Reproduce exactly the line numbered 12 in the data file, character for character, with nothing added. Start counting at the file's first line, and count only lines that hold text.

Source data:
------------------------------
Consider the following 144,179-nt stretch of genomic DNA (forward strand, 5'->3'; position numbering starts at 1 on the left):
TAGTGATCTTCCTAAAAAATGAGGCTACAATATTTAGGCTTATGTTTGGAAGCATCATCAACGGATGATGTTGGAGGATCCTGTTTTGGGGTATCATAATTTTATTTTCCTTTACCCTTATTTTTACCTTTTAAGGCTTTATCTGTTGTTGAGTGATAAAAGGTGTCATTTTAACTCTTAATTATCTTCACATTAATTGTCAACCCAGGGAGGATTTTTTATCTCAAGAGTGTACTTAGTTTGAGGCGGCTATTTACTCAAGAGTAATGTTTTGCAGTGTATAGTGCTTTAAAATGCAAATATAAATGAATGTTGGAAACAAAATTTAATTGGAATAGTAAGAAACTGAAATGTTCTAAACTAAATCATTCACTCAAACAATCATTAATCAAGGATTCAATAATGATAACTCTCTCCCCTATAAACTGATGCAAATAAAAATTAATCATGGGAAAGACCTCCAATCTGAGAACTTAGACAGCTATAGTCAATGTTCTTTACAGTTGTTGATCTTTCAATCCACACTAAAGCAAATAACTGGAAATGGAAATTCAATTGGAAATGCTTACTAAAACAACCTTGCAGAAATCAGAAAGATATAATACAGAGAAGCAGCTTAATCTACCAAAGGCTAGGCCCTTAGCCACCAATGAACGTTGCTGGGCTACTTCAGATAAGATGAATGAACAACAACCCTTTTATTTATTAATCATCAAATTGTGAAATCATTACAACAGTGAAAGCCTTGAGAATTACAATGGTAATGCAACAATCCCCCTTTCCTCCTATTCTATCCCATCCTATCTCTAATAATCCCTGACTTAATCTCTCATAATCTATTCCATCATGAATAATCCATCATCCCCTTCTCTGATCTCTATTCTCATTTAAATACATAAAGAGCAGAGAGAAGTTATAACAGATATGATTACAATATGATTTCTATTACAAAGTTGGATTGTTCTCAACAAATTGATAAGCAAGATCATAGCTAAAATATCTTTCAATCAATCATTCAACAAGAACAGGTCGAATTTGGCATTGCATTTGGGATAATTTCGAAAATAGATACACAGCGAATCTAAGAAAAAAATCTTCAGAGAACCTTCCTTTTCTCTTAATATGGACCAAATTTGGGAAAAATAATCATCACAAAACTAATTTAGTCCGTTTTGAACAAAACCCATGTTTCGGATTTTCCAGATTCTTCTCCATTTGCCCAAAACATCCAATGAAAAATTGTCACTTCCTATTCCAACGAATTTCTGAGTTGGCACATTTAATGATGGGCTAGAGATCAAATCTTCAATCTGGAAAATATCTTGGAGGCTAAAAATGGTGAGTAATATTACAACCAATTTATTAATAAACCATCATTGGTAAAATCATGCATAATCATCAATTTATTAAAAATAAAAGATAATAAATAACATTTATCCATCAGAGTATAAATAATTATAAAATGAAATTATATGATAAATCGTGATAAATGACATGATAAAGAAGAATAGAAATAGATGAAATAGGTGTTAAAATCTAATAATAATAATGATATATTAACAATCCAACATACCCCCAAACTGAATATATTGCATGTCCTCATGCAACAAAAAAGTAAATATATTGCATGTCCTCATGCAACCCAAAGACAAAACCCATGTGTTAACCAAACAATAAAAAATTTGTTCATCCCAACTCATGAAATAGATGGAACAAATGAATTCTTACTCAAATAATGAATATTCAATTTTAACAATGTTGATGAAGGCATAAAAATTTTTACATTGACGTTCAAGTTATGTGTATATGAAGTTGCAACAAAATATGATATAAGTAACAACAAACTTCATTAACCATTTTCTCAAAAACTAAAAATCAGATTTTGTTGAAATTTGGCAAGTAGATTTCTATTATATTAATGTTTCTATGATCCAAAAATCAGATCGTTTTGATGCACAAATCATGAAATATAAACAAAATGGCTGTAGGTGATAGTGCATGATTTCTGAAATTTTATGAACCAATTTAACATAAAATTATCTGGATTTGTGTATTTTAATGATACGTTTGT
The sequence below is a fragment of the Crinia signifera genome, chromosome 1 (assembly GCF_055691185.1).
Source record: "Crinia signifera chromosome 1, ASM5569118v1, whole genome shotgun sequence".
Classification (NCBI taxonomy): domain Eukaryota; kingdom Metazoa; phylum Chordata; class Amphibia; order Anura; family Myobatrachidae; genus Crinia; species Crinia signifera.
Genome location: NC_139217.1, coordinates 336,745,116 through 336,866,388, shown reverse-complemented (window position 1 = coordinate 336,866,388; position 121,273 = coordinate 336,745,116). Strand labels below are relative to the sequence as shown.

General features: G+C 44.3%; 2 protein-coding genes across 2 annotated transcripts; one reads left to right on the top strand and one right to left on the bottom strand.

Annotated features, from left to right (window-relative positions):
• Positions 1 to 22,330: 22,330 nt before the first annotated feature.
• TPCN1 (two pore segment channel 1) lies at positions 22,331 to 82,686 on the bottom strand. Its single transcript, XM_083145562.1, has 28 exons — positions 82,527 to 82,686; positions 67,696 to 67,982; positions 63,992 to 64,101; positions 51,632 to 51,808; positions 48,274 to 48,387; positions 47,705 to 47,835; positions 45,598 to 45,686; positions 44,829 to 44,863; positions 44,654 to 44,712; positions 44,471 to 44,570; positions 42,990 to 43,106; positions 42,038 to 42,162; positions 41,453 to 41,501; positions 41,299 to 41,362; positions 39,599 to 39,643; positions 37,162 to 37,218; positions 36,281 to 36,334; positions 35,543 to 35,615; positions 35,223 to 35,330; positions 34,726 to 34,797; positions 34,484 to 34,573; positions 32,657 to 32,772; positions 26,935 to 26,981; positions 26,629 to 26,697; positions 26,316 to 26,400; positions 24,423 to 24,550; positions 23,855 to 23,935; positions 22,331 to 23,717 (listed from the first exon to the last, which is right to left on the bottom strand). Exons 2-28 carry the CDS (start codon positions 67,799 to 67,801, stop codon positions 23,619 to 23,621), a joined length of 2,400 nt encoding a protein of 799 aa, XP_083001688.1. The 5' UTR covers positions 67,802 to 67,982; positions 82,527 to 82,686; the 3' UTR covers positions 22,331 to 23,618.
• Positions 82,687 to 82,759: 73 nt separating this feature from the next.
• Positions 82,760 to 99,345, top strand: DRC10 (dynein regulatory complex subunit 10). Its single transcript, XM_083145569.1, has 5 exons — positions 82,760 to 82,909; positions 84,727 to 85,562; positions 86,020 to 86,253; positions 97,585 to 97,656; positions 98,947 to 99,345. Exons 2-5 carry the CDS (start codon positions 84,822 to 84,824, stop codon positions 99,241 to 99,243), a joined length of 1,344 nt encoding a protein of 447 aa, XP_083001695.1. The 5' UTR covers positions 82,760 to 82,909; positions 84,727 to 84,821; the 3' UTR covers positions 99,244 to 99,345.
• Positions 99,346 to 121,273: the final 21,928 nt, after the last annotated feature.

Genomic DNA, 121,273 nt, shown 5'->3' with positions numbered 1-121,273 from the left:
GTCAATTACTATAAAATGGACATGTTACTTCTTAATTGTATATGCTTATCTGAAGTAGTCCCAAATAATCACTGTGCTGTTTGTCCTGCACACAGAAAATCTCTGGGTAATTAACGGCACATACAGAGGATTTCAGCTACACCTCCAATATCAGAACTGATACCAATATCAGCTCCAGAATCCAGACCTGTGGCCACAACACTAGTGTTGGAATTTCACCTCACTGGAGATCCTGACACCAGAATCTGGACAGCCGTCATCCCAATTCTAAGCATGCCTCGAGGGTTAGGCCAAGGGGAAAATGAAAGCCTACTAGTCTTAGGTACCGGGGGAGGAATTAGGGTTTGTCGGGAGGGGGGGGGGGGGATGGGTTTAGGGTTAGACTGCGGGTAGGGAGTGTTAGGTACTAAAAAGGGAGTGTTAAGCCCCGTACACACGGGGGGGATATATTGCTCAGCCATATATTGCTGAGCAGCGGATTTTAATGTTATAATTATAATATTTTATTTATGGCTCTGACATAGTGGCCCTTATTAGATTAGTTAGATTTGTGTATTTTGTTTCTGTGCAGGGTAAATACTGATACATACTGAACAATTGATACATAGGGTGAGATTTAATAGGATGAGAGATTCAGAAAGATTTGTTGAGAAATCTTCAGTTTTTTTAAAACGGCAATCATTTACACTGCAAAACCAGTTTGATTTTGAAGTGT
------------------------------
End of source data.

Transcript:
• Positions 82,760 to 99,345, top strand: DRC10 (dynein regulatory complex subunit 10). Its single transcript, XM_083145569.1, has 5 exons — positions 82,760 to 82,909; positions 84,727 to 85,562; positions 86,020 to 86,253; positions 97,585 to 97,656; positions 98,947 to 99,345. Exons 2-5 carry the CDS (start codon positions 84,822 to 84,824, stop codon positions 99,241 to 99,243), a joined length of 1,344 nt encoding a protein of 447 aa, XP_083001695.1. The 5' UTR covers positions 82,760 to 82,909; positions 84,727 to 84,821; the 3' UTR covers positions 99,244 to 99,345.